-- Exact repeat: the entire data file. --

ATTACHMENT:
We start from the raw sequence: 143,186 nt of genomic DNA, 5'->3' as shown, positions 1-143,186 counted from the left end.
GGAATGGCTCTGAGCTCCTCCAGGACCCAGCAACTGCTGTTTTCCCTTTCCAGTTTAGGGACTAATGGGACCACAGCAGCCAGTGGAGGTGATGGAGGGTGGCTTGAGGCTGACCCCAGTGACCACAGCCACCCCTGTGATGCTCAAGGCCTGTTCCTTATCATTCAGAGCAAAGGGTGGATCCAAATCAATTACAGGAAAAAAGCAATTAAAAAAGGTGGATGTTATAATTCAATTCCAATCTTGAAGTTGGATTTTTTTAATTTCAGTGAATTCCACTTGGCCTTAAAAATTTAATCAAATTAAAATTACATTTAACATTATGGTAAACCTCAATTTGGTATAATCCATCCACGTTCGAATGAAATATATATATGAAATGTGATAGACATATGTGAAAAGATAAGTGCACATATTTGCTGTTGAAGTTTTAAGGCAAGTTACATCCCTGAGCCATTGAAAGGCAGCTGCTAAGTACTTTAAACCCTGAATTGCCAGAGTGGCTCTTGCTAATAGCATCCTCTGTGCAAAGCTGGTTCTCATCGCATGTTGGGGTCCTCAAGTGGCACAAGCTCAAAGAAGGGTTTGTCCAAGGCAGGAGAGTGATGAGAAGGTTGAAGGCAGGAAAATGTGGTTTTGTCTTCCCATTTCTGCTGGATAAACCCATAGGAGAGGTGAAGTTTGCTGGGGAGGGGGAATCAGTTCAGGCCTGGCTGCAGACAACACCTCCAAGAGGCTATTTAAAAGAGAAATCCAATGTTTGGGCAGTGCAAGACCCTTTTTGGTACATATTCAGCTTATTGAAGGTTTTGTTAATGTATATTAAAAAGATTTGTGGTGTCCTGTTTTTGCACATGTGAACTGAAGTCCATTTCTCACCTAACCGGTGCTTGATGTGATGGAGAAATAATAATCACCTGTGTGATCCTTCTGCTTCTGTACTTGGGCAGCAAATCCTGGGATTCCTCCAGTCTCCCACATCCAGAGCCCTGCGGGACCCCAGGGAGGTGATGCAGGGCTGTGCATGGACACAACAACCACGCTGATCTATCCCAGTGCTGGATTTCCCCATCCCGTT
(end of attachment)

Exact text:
We start from the raw sequence: 143,186 nt of genomic DNA, 5'->3' as shown, positions 1-143,186 counted from the left end.
GGAATGGCTCTGAGCTCCTCCAGGACCCAGCAACTGCTGTTTTCCCTTTCCAGTTTAGGGACTAATGGGACCACAGCAGCCAGTGGAGGTGATGGAGGGTGGCTTGAGGCTGACCCCAGTGACCACAGCCACCCCTGTGATGCTCAAGGCCTGTTCCTTATCATTCAGAGCAAAGGGTGGATCCAAATCAATTACAGGAAAAAAGCAATTAAAAAAGGTGGATGTTATAATTCAATTCCAATCTTGAAGTTGGATTTTTTTAATTTCAGTGAATTCCACTTGGCCTTAAAAATTTAATCAAATTAAAATTACATTTAACATTATGGTAAACCTCAATTTGGTATAATCCATCCACGTTCGAATGAAATATATATATGAAATGTGATAGACATATGTGAAAAGATAAGTGCACATATTTGCTGTTGAAGTTTTAAGGCAAGTTACATCCCTGAGCCATTGAAAGGCAGCTGCTAAGTACTTTAAACCCTGAATTGCCAGAGTGGCTCTTGCTAATAGCATCCTCTGTGCAAAGCTGGTTCTCATCGCATGTTGGGGTCCTCAAGTGGCACAAGCTCAAAGAAGGGTTTGTCCAAGGCAGGAGAGTGATGAGAAGGTTGAAGGCAGGAAAATGTGGTTTTGTCTTCCCATTTCTGCTGGATAAACCCATAGGAGAGGTGAAGTTTGCTGGGGAGGGGGAATCAGTTCAGGCCTGGCTGCAGACAACACCTCCAAGAGGCTATTTAAAAGAGAAATCCAATGTTTGGGCAGTGCAAGACCCTTTTTGGTACATATTCAGCTTATTGAAGGTTTTGTTAATGTATATTAAAAAGATTTGTGGTGTCCTGTTTTTGCACATGTGAACTGAAGTCCATTTCTCACCTAACCGGTGCTTGATGTGATGGAGAAATAATAATCACCTGTGTGATCCTTCTGCTTCTGTACTTGGGCAGCAAATCCTGGGATTCCTCCAGTCTCCCACATCCAGAGCCCTGCGGGACCCCAGGGAGGTGATGCAGGGCTGTGCATGGACACAACAACCACGCTGATCTATCCCAGTGCTGGATTTCCCCATCCCGTT